Some solons bash president, others waltz with ‘dictator’ Du30
President Duterte’s admission of being a dictator drew mixed reactions from majority and opposition lawmakers on Friday, with Senate President Aquilino “Koko” Pimentel III dismissing it as “just a style (of leadership).”
“(H)e can and should do that within (the executive) branch,” said Pimentel of Mr. Duterte’s “strongman” style of leadership that the Chief Executive had justified as necessary to make the country move forward.
On Wednesday, the firebrand President suggested that the country would make no progress if he did not act like a “dictator.”
“If you say dictator, I am really a dictator. Because if I don’t [act like a] dictator, son of a bitch, nothing will happen to this nation. That’s true,” Mr. Duterte said in Cebuano during a speech before former communist rebels in Malacañang.
“If I don’t [act like] a dictator—my style now—nothing will happen to this country,” he added.
But Sen. Antonio Trillanes IV, one of Mr. Duterte’s fiercest critics, said nothing good had happened to the country two years into the Duterte administration despite the latter’s claim.
“He just messed up the country, killed the poor, made life difficult for Filipinos and destroyed democratic institutions,” the senator said.
Dictatorship is a touchy issue in the Philippines which suffered years of brutality and kleptocracy under the late President Ferdinand Marcos, who declared martial law in 1972 and was ousted in a popular uprising in 1986.
Mr. Duterte has often spoken of his admiration for the late strongman.
Dictatorship, said Sen. Paolo Benigno (Bam) Aquino in a statement, has brought about killings and abuses, unemployment, corruption, and debt problems to the country.
“We don’t need a dictator. What we need is a leader who has genuine concern for the country, especially for the poor,” Aquino added.
“(The President was) of course exaggerating since we all know there is no dictatorship prevailing in the country,” Sen. Panfilo Lacson said, adding that Mr. Duterte “might be referring to his style of leadership toward his subalterns in the executive (branch).”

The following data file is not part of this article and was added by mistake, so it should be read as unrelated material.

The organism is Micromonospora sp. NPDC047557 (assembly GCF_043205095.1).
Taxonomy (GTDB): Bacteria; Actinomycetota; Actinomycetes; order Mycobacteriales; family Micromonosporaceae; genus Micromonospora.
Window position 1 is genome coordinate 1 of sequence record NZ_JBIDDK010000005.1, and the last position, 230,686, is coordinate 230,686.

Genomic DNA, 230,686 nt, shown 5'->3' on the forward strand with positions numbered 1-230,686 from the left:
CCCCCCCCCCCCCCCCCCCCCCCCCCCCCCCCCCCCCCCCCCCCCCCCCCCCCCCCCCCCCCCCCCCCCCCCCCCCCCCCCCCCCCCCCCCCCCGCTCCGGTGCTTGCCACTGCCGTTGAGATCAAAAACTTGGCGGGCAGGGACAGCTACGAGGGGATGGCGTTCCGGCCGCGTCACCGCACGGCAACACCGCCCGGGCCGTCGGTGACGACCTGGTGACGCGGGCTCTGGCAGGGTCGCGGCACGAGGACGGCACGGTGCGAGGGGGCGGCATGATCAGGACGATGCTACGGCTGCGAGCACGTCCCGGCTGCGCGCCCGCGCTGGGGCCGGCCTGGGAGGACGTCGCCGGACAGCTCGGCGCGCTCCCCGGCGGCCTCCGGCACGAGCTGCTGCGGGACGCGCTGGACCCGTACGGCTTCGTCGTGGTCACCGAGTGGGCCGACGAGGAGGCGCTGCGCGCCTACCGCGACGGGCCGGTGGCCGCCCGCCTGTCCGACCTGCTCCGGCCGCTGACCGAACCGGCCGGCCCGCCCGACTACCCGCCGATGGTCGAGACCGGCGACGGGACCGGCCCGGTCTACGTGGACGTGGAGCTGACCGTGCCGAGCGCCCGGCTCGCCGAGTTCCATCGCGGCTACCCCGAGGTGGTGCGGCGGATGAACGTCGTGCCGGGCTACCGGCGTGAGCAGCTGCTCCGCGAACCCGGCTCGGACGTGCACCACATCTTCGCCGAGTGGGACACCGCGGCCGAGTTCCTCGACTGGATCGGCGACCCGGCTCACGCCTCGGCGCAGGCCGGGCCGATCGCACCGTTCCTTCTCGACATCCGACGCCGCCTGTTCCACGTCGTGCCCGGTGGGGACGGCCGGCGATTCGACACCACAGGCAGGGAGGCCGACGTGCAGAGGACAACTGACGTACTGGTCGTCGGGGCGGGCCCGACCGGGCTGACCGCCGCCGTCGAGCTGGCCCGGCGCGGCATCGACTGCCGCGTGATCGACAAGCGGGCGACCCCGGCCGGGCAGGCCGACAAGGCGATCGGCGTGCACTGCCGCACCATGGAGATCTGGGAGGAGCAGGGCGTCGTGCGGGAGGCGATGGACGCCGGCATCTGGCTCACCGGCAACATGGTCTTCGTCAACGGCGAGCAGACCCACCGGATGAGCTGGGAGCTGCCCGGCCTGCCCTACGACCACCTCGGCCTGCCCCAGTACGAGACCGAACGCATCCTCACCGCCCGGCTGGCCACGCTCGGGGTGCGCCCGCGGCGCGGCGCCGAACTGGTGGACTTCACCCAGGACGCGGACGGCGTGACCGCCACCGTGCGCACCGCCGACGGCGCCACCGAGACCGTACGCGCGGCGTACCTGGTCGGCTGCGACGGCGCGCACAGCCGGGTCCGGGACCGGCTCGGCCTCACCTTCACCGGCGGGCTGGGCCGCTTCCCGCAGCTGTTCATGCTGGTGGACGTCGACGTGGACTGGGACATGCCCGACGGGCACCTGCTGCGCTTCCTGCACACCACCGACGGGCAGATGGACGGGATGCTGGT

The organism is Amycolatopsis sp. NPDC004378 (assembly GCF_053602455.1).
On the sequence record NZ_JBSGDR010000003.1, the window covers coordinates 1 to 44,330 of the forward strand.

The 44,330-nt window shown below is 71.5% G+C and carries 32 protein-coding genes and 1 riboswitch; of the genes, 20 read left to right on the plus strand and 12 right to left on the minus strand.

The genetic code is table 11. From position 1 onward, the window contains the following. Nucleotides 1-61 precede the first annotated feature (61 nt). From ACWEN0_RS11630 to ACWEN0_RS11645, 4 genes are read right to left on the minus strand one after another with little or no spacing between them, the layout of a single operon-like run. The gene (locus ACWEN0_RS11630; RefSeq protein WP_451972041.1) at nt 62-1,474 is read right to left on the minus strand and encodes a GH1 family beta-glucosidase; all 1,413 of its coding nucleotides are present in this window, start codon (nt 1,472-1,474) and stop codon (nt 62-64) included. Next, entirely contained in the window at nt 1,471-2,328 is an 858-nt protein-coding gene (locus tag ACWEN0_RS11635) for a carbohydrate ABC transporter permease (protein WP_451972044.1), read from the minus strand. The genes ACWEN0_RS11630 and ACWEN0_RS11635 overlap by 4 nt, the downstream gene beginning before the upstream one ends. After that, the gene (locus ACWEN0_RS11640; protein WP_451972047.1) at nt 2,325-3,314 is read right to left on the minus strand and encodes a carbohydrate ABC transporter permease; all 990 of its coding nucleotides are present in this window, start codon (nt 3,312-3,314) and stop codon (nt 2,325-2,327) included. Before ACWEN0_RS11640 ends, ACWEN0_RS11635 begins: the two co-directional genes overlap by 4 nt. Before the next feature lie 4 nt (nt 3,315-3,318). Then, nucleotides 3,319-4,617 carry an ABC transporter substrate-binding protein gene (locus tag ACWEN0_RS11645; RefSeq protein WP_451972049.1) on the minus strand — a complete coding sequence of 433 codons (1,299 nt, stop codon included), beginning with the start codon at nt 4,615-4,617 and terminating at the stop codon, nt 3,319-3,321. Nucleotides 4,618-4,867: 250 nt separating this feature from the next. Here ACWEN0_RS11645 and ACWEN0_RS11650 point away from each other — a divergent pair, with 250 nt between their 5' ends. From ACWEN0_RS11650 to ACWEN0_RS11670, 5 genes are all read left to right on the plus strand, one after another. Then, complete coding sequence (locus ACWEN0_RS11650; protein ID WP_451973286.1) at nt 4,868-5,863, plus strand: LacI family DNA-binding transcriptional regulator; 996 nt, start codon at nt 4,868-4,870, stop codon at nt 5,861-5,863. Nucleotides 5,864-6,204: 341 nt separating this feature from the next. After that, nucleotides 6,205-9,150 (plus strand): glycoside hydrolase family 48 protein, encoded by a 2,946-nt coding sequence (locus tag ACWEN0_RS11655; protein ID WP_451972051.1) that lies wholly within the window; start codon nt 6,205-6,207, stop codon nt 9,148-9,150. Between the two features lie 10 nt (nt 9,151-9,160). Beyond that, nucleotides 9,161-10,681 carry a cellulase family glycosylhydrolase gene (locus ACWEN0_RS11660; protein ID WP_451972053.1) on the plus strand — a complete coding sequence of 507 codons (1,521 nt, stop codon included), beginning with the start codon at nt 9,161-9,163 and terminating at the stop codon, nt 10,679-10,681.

The former Philippine National Police chief said that if he were “a leader of men” as he was when he was still with the police service, “it pays to adopt that leadership style, to the point of being a dictator when dealing with shenanigans in the government bureaucracy.”
But Lacson also warned that Mr. Duterte’s words would not help his current issue with the International Criminal Court, which has launched a preliminary examination into the drug-related killings in the country.
An opposition lawmaker said the President’s admission of being a dictator “confirms all along what he (was) doing since Day One of his administration.”
Said Akbayan Rep. Tom Villarin: “From extrajudicial killings in his drug war, (to the) martial law declaration, contempt for the rule of law, harassing constitutional officers, quashing legitimate dissent, rude and violent language, being a misogynist, among others (all) are hallmarks of a dictator.”
Villarin added: “Dictators bring down a country, and bring pain and untold sufferings to people and to children who will have a traumatized future. And this is no joke nor a trivial matter that can be spinned by Malacañang.”
But being a dictator is not so bad if it’s President Duterte, said Ako Bicol Rep. Rodel Batocabe.
“If (being) a dictator means having the political will and guts to do what he thinks is right for the benefit of the silent majority despite strong opposition from a noisy minority, then he is a dictator,” Batocabe said.
“If (being) a dictator means going against traditions and fighting well-entrenched establishments and exposing them for what they are, he is a dictator. And finally, he is a dictator for saying and doing things we are too afraid to say and do in public,” he added.
Mr. Duterte, according to the party-list lawmaker, is a dictator “for having such courage to go against well-established political norms and institutions like the United States and the European Union as well as the Church, which past democratic presidents could not even try, not even in their dreams.”
Partido ng Bayaning Atleta Rep. Jericho Nograles found no issue with the President’s statement.
“The people of the Republic of the Philippines democratically elected a strong President. So what’s the issue? The guy is just being true to form. He never lied about how he would run the country,” Nograles said.
Subscribe to INQUIRER PLUS to get access to The Philippine Daily Inquirer & other 70+ titles, share up to 5 gadgets, listen to the news, download as early as 4am & share articles on social media. Call 896 6000.